When W. was packing up his belongings to vacate the White House for President Obama, he had to part with some very dear items, which—like the presidency—were his until noon on Inauguration Day.
A government ethics law prohibits state employees, including the president, from keeping gifts from foreign governments after they leave office. Only presents worth $335 or less can be kept once former commanders in chief return to the real world.
Records show that President Bush racked up a significant list of gifts, the value of which exceeds the legal limit. Here are some of the presents W. surrendered with his power according to The Washington Post:
- Gift: Montblanc pen ($495), Tournament Shortstroker fishing rod ($852), a collection of three paintings ($2,250), a riding coat, a cattleman’s hat and a messenger bag Giver: Australia’s Prime Minister John Howard
- Gift: bronze statue of a horse, in a leather box ($5,000) Giver: French President Nicolas Sarkozy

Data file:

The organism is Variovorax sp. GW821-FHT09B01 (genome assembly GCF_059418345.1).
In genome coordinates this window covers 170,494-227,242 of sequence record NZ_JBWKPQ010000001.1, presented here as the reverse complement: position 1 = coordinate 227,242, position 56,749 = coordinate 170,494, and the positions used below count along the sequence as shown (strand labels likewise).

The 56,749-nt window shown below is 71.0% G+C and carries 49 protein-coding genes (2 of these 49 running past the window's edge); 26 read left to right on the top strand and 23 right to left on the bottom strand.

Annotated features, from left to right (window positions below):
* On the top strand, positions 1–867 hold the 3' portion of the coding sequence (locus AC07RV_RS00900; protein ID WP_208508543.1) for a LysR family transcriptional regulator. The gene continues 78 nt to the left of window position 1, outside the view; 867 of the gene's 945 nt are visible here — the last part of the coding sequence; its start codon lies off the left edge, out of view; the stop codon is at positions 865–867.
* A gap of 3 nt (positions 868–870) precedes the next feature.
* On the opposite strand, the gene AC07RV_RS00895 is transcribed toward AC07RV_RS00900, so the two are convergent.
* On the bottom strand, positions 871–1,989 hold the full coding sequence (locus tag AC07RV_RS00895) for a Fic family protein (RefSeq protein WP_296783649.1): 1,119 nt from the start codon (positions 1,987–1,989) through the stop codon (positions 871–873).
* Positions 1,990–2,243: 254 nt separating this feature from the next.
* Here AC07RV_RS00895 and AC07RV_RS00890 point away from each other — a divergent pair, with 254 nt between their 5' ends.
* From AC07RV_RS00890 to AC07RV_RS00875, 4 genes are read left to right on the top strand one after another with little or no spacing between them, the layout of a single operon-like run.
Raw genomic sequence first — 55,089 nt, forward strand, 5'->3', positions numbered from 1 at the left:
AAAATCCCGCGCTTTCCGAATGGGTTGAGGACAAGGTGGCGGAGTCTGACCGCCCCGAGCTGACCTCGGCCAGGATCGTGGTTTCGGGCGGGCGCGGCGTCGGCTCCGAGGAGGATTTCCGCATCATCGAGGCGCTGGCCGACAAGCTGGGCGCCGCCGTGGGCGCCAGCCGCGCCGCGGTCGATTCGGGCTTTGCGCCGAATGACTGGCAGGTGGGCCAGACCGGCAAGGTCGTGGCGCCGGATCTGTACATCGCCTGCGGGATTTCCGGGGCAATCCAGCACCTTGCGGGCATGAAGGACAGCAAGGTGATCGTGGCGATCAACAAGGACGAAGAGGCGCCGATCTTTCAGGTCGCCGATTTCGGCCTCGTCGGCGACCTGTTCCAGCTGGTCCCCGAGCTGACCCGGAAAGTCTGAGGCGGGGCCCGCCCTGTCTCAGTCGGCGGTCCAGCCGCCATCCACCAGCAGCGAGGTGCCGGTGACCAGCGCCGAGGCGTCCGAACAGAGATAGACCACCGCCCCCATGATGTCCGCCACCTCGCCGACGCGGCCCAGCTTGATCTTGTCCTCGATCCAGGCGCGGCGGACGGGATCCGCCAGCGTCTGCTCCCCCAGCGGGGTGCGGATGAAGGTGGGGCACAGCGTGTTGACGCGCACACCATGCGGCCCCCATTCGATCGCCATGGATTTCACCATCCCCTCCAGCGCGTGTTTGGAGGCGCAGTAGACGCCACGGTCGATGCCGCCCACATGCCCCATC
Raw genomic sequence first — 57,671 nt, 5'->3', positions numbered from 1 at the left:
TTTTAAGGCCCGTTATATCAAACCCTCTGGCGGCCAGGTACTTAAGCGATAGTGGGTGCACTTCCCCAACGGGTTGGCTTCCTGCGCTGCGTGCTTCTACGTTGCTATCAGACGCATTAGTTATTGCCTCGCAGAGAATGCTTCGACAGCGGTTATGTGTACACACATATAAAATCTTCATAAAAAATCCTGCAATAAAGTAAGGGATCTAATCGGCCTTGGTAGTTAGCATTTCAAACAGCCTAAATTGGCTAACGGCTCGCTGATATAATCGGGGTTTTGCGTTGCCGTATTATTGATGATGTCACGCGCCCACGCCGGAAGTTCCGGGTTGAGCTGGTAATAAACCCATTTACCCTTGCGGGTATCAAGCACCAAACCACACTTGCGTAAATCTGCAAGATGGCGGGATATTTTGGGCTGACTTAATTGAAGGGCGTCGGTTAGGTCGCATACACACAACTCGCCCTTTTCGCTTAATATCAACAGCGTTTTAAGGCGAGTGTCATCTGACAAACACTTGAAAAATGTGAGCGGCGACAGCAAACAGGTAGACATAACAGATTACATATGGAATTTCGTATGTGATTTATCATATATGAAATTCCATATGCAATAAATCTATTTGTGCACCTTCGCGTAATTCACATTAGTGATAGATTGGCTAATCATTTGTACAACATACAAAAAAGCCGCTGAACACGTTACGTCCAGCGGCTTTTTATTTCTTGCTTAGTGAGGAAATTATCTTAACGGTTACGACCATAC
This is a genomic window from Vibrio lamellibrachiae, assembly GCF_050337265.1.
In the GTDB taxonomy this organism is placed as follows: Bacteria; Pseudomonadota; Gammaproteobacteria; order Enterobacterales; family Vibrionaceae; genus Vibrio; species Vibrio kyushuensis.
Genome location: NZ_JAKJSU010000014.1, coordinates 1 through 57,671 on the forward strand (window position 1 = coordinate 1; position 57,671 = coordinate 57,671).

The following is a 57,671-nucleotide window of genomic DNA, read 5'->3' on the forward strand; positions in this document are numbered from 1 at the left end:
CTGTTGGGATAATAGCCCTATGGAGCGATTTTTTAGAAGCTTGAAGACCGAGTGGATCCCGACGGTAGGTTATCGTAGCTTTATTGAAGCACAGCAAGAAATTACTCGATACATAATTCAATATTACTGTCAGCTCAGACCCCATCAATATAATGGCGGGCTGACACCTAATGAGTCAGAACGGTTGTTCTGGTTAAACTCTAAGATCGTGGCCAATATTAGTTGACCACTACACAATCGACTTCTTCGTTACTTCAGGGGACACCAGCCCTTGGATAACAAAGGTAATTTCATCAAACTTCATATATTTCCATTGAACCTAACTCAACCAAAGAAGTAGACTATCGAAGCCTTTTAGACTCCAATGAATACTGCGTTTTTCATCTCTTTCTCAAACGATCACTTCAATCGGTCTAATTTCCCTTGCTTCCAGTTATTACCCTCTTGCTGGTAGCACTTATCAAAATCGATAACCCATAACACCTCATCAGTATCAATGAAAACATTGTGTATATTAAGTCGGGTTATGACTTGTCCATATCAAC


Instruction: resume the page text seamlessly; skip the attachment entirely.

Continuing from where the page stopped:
- Gift: a burgundy rug with blue, green, orange, and cream accents ($1,896) Giver: Turkmenistan’s president, Gurbanguly Berdymukhammedov
- Gift: a gold-plated tea set with images of dragons (teapot, six teacups, sugar bowl and cream pitcher), and an electric harp with speakerphone ($4,500—just the harp) Giver: Vietnamese President Nguyen Minh Triet
- Gift: a dozen Moser crystal champagne flutes ($3,060) Giver: Czech President Vaclav Klaus
- Gift: a sapphire-and-diamond necklace, bracelet, earrings, and ring ($85,000) and a piece of artwork depicting a desert scene with Bedouins, camels, and a tent made of gold ($10,000). Giver: Saudi Arabia’s King Abdullah bin Abdul Aziz al-Saud
Not all heads of state were as generous as the Saudi king. Former Russian President and current Prime Minister Vladimir Putin bestowed W. with a significantly humbler gift: hardcover books of English sonnets, one copy in English and one in Russian, and a copper-and-brass samovar (a Russian urn used to boil water for tea).
Bush might also be able to bring home some of the E. Marinella and Salvatore Ferragamo silk ties from Italian leaders Silvio Berlusconi and Romano Prodi. Or he could roll around his new Dallas house in the traditional Afghan white pantsuit and black-and-gold vest given to him by Afghanistan President Hamid Karzai.
Well, before you start feeling sorry for the guy, know that he is not the only one to turn over expensive gifts racked up while in office. Former Secretary of State Condoleeza Rice also had to leave some $300,000 in bling behind.
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